Auckland consistently ranks highly in lists of the world's best cities but is never number one. So what would it take to turn Auckland into a first-class city? This week the Herald begins a 10-day series examining some of the biggest hurdles Auckland faces, from housing and transport to entertainment and education. We look at what we are doing, what we need to do, and why Auckland's success matters to the rest of the country. In part four of the series we look at recreation.
Heading out for a big night? Then you might want to save up for it.
As part of the Herald's series into Auckland issues, we've looked at how affordable entertainment is in the city.
While there are always free events and activities on offer, it's not cheap for those wanting to enjoy a concert, sports match, or just take the family on an outing.
Many people we've spoken to say such an outing is now considered a special event due to the cost of the tickets and entry fees, especially all the extras that they often come with - such as a meal, transport or parking.
Destiny Swanson said it was expensive wherever she went. "It's expensive where ever you go...it's best to save up for the holidays."
According to the Monocle Quality of Life Survey 2015 Auckland was one or the more expensive places to eat out, averaging 26 euros for a good lunch in the city, compared to Tokyo's 7.50 euros, Vienna's 15 euros. Sydney was 25 euros.
Hospitality NZ's Auckland Branch President Kevin Schwass said Sydney tended to be a dollar or two cheaper, when it came to food and drinks.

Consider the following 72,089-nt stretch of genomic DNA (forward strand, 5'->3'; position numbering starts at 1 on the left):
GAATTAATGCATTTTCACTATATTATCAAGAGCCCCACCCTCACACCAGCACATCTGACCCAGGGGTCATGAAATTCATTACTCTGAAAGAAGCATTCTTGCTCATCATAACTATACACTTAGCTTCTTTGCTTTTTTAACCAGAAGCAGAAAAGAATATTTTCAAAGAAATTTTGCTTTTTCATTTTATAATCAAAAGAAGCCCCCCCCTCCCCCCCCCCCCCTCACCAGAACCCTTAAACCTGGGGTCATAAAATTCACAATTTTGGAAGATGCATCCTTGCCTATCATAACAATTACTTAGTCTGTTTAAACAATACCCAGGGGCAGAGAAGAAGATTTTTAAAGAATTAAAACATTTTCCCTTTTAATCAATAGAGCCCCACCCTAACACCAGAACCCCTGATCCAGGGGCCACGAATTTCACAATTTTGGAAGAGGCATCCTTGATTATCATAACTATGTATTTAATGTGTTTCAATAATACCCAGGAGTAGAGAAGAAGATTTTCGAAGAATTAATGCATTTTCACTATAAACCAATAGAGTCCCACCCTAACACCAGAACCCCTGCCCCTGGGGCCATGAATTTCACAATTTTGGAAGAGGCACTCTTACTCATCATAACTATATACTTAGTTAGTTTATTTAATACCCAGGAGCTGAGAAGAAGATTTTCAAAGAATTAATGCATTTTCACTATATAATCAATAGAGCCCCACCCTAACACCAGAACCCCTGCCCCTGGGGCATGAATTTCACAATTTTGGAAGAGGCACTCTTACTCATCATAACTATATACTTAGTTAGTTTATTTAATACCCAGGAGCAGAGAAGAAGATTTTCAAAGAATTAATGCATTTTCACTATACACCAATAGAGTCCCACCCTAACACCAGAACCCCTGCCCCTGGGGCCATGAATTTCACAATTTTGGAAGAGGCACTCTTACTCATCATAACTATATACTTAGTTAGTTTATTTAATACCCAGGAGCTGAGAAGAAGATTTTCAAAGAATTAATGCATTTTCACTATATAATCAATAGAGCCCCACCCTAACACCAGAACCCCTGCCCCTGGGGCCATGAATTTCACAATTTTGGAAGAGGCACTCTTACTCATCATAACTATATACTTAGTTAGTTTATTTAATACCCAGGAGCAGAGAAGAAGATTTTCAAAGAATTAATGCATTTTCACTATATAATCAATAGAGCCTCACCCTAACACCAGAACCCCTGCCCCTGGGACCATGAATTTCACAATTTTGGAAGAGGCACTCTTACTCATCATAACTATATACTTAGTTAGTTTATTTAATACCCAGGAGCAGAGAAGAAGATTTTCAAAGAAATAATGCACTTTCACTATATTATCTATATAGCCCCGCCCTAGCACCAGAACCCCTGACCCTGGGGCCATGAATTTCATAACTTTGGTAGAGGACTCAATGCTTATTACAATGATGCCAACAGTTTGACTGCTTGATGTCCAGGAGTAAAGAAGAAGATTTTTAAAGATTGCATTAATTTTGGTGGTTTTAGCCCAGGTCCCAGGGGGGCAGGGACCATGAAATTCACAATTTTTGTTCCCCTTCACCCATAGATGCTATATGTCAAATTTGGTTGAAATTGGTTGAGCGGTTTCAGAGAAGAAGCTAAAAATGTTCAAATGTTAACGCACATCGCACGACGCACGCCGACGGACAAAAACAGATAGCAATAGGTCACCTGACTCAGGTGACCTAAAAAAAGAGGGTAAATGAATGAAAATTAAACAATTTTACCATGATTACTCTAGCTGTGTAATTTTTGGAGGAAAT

"I think we are overpriced. In Sydney for the same quality, pricing-wise, the food was a couple of dollars cheaper."
But he said we simply didn't have the foot traffic and the cost of renting here was high.
"By the time you have done the fit out and pay the wages...you've still got to make some money."
However, he said Aucklanders were spoilt for choice of cheap eats and good quality eats in the various food precincts.
Barbara Taani, who has three children, said it usually cost between $70 and $100 just for her and her husband to enjoy dinner and movie.
"There are a few places that you can buy slightly cheaper movie tickets, I guess it varies due to what type of dinner your having or if your going to buy popcorn and a drink from the cinema - I can remember the last time I brought popcorn and a drink from the cinema only because prices have skyrocketed.
She said a Saturday out with the kids would cost anywhere between $100-$150
"Everything is so expensive now day compared to how it use to be, parks are becoming somewhat more popular now because Auckland family attractions are far too expensive."
Many event organisers and promoters the Weekend Herald spoke to acknowledged things were on the pricey side, but said it was the reality given the city had fewer events than other larger cities, had fewer foot traffic to such events and was so isolated from the rest of the world.
While it was slightly more expensive they did however believe there was a market for the events.
New Zealand Rugby marketing manager, Todd Barberel, believed given this weekend's test match sold out so quickly they were good value for money.